Apollo is shutting down on June 30th.

It means that I officially end up using any social network.

I stopped using Twitter when Tweetbot was killed. I’ll do the same with Reddit too – which I liked better because the community was awesome, but I’m not going to visit a site that kills a superior app like Apollo.

All I need nowadays is a blog and an RSS reader and I’m good.

Twitter Has Stopped Working in NetNewsWire

Looks like Space Karen caught up with NetNewsWire too:

Twitter suspended NetNewsWire today because, according to Twitter, “This App has violated Twitter Rules and policies. As a result, it can no longer be accessed.”

I still have a couple of feeds in Reeder, which are working for now, but I don’t expect them to be around that long.

Honestly, I don’t care about Twitter (or social media in general) anymore. I can do everything I want with this blog regarding publishing my stuff on the web.

I still POSSE my blog posts to Twitter using Micro.blog because some people still follow me there. I may turn that off one day because very few people are coming to this blog from Twitter.


I was thinking about installing a new Mastodon instance and creating a new account. Still, this blog is already capable of RSS and ActivityPub, so I’m not sure if I need the social aspect of yet another social network. I simply want to blog. It’s an easy to follow concept, and I have comments open if you want to leave a reply.

There is a way to follow me on Mastodon, though; you can do it by pasting the following handle into Mastodon’s search bar:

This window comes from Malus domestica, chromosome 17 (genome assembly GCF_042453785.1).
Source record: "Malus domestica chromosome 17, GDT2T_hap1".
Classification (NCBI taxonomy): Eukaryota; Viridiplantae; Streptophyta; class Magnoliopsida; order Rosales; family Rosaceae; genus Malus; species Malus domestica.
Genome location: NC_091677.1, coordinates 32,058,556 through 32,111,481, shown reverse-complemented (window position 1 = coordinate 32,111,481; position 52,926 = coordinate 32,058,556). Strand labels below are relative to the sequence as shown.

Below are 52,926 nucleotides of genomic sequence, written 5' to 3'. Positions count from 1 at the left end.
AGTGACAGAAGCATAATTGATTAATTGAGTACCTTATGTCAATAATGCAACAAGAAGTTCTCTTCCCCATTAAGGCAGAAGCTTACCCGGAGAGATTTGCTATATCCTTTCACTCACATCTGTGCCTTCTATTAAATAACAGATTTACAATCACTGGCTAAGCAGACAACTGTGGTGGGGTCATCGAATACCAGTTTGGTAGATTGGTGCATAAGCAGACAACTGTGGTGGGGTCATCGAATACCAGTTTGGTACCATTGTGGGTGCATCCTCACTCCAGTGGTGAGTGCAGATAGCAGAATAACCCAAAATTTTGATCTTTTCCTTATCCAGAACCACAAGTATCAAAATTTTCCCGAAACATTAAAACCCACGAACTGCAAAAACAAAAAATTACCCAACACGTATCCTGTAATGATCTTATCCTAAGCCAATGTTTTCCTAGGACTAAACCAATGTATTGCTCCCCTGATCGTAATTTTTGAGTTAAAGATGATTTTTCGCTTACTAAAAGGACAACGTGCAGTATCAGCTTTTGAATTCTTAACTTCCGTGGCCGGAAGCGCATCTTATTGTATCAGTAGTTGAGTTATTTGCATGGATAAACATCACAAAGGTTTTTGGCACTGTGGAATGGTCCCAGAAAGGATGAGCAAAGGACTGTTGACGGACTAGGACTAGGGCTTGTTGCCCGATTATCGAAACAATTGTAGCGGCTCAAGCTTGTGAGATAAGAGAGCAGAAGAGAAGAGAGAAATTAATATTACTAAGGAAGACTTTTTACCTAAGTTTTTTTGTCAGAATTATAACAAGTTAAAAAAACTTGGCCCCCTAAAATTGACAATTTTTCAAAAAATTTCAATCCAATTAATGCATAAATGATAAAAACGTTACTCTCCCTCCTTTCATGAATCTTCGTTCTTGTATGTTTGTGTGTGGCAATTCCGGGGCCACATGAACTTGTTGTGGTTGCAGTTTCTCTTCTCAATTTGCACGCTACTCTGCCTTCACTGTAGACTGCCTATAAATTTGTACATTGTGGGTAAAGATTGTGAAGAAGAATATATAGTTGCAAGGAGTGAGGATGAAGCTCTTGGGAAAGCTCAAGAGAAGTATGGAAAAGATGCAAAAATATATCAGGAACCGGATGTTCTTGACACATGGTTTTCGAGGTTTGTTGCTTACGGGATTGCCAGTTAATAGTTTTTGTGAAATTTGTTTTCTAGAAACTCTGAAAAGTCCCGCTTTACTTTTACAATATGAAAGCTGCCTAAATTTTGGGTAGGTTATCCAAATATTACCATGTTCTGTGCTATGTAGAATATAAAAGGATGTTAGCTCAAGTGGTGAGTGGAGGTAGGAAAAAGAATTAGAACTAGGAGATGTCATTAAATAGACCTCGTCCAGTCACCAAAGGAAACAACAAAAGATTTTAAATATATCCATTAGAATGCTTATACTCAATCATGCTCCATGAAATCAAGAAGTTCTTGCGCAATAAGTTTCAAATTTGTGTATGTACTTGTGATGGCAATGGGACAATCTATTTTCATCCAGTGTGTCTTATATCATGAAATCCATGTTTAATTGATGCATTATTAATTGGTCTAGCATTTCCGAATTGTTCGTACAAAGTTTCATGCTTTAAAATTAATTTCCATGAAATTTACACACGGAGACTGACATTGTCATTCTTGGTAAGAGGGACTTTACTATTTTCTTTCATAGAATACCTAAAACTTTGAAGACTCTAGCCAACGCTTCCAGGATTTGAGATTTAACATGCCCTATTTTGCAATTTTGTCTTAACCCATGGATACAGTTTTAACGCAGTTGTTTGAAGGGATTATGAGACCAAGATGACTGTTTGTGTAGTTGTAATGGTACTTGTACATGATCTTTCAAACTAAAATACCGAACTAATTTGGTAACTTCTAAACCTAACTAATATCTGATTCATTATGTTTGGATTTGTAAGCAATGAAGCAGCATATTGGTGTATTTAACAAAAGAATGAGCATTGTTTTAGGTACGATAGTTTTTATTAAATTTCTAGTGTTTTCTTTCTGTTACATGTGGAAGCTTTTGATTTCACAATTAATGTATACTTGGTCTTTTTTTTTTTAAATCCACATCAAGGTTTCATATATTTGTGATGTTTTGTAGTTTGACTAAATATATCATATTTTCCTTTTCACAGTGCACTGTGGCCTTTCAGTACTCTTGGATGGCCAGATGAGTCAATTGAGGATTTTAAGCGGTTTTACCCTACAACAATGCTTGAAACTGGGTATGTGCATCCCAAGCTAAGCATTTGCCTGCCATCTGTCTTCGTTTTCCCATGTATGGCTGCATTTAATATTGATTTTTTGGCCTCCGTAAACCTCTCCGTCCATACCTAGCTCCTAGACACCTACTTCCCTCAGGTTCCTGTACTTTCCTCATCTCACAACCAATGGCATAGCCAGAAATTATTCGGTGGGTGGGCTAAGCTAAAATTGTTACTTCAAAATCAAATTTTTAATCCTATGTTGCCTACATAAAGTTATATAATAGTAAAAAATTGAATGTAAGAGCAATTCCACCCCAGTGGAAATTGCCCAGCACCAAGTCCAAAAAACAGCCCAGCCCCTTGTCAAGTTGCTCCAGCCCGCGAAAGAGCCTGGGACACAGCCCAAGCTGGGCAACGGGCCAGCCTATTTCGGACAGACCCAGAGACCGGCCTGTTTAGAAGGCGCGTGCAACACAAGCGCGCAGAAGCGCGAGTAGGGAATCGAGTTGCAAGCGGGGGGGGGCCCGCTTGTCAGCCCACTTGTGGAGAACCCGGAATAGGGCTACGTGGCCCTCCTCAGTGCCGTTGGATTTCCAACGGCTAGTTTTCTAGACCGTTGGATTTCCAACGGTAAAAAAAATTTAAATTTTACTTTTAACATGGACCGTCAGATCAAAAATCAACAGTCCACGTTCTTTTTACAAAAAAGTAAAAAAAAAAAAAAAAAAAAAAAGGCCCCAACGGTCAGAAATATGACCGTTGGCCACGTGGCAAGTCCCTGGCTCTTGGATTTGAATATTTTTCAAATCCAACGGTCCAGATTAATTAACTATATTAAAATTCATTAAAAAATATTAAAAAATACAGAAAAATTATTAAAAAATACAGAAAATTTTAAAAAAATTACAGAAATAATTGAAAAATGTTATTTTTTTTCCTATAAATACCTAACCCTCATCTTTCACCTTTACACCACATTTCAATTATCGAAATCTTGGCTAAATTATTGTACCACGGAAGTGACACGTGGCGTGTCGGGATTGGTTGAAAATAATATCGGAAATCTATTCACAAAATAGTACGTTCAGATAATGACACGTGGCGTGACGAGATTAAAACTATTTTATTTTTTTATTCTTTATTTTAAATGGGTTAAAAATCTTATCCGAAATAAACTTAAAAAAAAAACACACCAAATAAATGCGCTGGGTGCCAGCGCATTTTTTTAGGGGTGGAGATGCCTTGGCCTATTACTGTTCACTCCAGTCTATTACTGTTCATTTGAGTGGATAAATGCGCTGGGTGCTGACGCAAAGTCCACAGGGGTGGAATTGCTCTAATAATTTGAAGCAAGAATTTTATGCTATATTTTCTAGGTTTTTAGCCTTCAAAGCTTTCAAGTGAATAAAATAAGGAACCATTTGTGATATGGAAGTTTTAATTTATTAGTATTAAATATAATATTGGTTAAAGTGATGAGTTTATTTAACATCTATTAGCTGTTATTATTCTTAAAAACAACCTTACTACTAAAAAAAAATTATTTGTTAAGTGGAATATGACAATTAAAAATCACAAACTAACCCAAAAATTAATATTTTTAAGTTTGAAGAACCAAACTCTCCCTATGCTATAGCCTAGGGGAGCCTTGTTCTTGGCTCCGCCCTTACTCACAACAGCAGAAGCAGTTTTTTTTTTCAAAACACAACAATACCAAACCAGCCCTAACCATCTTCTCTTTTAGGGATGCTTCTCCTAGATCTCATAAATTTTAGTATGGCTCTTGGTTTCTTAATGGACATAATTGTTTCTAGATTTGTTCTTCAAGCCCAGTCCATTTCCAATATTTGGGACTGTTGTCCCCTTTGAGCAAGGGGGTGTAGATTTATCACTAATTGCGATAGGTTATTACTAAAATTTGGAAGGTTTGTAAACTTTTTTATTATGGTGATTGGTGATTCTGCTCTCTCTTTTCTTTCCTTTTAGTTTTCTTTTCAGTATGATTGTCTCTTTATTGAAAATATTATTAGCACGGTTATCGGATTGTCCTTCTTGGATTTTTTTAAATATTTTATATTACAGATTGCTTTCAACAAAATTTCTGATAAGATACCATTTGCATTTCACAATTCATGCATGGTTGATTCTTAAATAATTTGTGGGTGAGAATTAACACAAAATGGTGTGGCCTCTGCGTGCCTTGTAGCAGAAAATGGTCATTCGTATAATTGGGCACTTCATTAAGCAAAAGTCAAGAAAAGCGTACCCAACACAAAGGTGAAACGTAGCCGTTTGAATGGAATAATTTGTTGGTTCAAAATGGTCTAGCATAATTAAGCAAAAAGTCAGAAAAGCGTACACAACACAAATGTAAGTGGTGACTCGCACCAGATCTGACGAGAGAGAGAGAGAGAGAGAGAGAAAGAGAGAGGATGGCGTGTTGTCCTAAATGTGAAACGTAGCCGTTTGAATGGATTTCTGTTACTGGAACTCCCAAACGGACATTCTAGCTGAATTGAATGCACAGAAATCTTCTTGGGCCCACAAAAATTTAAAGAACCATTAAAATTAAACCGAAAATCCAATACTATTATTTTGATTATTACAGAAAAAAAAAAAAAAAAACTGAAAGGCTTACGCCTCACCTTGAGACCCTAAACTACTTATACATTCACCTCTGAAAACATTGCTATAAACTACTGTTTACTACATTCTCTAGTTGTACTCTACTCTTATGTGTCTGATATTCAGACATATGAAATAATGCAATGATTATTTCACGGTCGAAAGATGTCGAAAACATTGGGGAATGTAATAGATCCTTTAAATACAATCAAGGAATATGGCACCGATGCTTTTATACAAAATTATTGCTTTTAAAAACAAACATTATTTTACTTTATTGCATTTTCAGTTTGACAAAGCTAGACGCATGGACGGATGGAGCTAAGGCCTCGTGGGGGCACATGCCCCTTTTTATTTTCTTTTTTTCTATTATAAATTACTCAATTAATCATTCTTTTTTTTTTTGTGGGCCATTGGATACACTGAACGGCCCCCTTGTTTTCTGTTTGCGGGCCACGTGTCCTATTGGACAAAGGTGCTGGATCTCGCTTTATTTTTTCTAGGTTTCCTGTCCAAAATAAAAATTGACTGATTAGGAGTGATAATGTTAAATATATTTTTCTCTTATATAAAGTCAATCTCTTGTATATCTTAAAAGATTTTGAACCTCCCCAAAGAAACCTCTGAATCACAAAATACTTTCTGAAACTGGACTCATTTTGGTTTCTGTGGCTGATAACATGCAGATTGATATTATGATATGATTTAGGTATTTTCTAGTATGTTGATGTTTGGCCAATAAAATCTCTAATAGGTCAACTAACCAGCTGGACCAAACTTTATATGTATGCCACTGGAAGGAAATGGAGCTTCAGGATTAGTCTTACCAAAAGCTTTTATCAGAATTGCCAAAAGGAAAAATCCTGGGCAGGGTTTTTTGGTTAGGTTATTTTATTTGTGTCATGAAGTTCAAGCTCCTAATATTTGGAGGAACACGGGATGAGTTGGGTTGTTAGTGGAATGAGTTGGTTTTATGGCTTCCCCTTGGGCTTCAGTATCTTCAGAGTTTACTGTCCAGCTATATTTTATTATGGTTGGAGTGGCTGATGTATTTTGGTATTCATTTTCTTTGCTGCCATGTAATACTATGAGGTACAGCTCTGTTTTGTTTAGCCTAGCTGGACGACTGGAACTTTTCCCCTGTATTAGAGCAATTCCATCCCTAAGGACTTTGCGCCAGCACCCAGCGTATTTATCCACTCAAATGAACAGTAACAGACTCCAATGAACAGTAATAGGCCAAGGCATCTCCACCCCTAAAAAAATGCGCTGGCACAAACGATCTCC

HEY for World

HEY for World can be an excellent idea for those who don’t want to be bothered to set up a blog.

When I write a certain kind of email — aka a blog post — why do I have to address it to someone? Why can’t I just address my thoughts to the world? Direct to the web for anyone and everyone? Rather than define the recipients, I just write and let the recipients find me.

Although we had this before and it failed miserably.



As I refresh my online presence with a new avatar and a new Dribbble profile, it occurred to me that I don’t have a page, which I can hand to somebody, and he/she can see what my work is all about. Not a portfolio, but a more superior page than a simple “About Me” in WordPress.

So I built one, featuring some of my work I did lately and, more importantly, the first web development tutorial I promised a couple of months ago. I plan to extract this article into a separate mini-site just for these tutorials, but for now, it nicely complements my “About” page.

Anyway, check out my work!

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I’m on Dribbble (again)

It was a long time since I posted anything on Dribbble. In the last couple of years, I did so many exciting things, but I haven’t shown them anywhere; I did show some bits and blobs on Twitter.